The island state has returned to growth earlier than expected in spite of its trade and banking-sector exposures to Greece, after the banking crisis caused a severe macro-economic adjustment.
A real GDP rise of 0.5% during the second quarter of this year saw year-on-year growth reach 0.8%, ending the three-year recession.
Although the GDP outlook is only one of many risk factors, experts claim the growth figures confirm the worst is over for the crisis-hit sovereign, not least because of the political commitment to reform.
The Cyprus risk score has steadily improved this year in Euromoney’s crowdsourcing survey, rebounding in Q2, and is seemingly on course for further improvement in Q3 as economists and other risk experts make their latest quarterly assessments.
Chalking up almost 53.1 points from a maximum 100 allotted, Cyprus has managed to climb one place in the rankings to 56th out of 186 countries surveyed, leapfrogging India and closing in on Portugal into a more comfortable tier-three position:
Euromoney divides all 186 sovereigns into five distinct categories. Tier three is synonymous with a BB+ to A- rating, signalling the sovereign’s single-B credit ratings from Fitch, Moody’s and S&P are now out of line.
It hasn’t been easy, of course, with unemployment remaining high, deflation still severe, and the country saddled with a legacy of debts, relying on a multilateral creditor lifeline.
Constantin Gurdgiev, adjunct professor at Trinity College Dublin, is quite cautious, stating: “Any significant improvements in the country scores relate to the policy-level post-crisis normalization, rather than to a measurable improvement in macroeconomic fundamentals.”
Yet a troika review in July signalled enough progress had been made for Cyprus to complete the next stage of its bailout programme, which is due to terminate before next year’s elections, signalling the government will be returned.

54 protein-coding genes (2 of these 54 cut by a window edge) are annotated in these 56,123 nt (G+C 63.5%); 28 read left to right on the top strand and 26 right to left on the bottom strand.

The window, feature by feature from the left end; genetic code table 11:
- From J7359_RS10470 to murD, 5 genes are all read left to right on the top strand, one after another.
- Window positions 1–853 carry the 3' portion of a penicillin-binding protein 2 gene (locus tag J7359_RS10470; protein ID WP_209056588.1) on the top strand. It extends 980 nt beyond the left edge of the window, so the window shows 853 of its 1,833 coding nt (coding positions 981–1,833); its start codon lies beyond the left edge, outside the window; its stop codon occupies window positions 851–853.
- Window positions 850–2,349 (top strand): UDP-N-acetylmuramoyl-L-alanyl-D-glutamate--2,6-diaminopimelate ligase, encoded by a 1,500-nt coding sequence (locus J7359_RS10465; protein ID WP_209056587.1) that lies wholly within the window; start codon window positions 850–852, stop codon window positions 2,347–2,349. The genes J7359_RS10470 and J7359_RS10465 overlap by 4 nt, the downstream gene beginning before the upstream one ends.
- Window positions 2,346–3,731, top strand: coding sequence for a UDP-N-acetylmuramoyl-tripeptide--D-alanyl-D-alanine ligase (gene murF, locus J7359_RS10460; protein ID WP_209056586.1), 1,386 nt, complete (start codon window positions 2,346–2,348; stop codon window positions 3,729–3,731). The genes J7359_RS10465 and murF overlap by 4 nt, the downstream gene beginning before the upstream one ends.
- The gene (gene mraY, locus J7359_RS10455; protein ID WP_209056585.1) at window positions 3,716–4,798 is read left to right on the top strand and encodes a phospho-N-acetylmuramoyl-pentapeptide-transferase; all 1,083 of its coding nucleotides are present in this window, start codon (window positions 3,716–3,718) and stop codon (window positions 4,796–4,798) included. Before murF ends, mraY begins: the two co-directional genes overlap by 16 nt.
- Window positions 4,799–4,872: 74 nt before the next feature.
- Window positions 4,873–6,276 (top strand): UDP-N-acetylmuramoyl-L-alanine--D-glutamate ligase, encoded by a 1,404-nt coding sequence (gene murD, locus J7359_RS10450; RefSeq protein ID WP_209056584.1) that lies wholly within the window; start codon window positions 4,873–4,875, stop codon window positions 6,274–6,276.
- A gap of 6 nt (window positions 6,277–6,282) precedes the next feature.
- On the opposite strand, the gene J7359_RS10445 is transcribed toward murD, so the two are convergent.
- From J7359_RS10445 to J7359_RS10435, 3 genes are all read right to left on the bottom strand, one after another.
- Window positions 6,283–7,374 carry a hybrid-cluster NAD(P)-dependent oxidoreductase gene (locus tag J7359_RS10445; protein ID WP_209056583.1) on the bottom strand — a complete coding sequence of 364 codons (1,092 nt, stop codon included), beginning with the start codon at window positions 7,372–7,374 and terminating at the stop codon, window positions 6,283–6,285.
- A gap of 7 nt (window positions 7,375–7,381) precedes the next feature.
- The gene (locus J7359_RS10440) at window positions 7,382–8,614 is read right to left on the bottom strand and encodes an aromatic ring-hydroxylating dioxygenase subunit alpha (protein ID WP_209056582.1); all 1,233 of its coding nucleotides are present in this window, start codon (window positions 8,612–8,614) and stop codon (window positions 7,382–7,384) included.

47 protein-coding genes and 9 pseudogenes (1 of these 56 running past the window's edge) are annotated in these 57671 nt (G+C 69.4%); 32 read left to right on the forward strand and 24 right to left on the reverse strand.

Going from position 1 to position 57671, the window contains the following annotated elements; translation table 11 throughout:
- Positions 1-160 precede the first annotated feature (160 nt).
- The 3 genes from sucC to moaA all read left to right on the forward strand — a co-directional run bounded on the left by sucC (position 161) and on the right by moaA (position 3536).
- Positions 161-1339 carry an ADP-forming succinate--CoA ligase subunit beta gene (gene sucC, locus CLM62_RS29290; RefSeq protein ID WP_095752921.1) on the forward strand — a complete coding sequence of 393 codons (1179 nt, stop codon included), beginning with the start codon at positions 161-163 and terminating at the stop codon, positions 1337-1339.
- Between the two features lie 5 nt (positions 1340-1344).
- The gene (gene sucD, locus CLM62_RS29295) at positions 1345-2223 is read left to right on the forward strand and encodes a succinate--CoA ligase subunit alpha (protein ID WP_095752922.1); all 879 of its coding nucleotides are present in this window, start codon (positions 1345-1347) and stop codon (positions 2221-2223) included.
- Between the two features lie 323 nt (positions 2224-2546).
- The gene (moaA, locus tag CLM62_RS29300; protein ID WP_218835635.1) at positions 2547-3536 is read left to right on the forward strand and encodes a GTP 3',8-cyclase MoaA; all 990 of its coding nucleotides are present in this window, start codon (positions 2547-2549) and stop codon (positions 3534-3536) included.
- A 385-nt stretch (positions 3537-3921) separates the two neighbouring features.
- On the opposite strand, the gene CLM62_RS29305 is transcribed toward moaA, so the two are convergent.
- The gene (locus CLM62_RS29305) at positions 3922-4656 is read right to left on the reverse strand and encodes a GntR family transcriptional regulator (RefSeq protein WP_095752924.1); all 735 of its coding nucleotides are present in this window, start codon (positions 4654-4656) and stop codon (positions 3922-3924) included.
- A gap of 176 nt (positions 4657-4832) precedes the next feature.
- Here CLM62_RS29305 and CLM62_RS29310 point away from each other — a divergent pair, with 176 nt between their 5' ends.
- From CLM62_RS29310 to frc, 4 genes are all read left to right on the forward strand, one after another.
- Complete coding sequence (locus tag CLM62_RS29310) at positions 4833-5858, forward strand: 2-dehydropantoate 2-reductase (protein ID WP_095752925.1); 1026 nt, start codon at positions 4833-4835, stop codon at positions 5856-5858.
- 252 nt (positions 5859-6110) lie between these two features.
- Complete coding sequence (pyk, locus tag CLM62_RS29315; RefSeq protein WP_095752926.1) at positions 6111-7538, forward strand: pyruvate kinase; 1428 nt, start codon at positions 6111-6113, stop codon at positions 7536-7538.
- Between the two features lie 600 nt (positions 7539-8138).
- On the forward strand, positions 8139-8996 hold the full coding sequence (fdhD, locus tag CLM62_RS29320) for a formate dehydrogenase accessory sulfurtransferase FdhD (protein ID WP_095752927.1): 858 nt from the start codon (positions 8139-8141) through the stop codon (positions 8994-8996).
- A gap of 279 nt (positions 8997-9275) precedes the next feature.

The report noted the slow pace of debt restructuring is now picking up.
“Fiscal targets in the first half of 2015 were met with substantial margins,” it claims, adding: “The authorities are making progress on their structural reform agenda.”
The European Commission’s forecasts, published in May, showed the gross debt burden falling slightly from last year’s peak of around 107% of GDP, with the deficit slashed from 8.8% of GDP to 1.1%. Data for the first seven months of 2015 show it narrowing to 0.7% of GDP, despite the enormous difficulties involved.
This is down to the economy performing better than expected. The Commission was then predicting a real-terms decline of 0.5%, but GDP was growing during the first half of the year.
Business confidence took a dip in July, but improved again in August as the outlook for services brightened, and a raft of new legislation will make it easier to resolve the burden of mortgage debt.
Survey scores for bank stability, the economic outlook and the government’s finances have picked up this year, and Dimitria Rotsika, an economic analyst at Piraeus Bank Group, is guardedly optimistic concerning the economic recovery after years of recession.
“Two risk factors to consider are a possible pass-through effect from the ongoing uncertainty in Greece and the increasing ratio of non-performing loans [in the banking system],” she states with caution, but goes on to say: “The latter is expected to improve aided by the recent voting in favour of the foreclosures bill.”
This notable legislative achievement might just have finally put an end to the country’s woes.
This article was originally published by ECR. To find out more, register for a free trial at Euromoney Country Risk.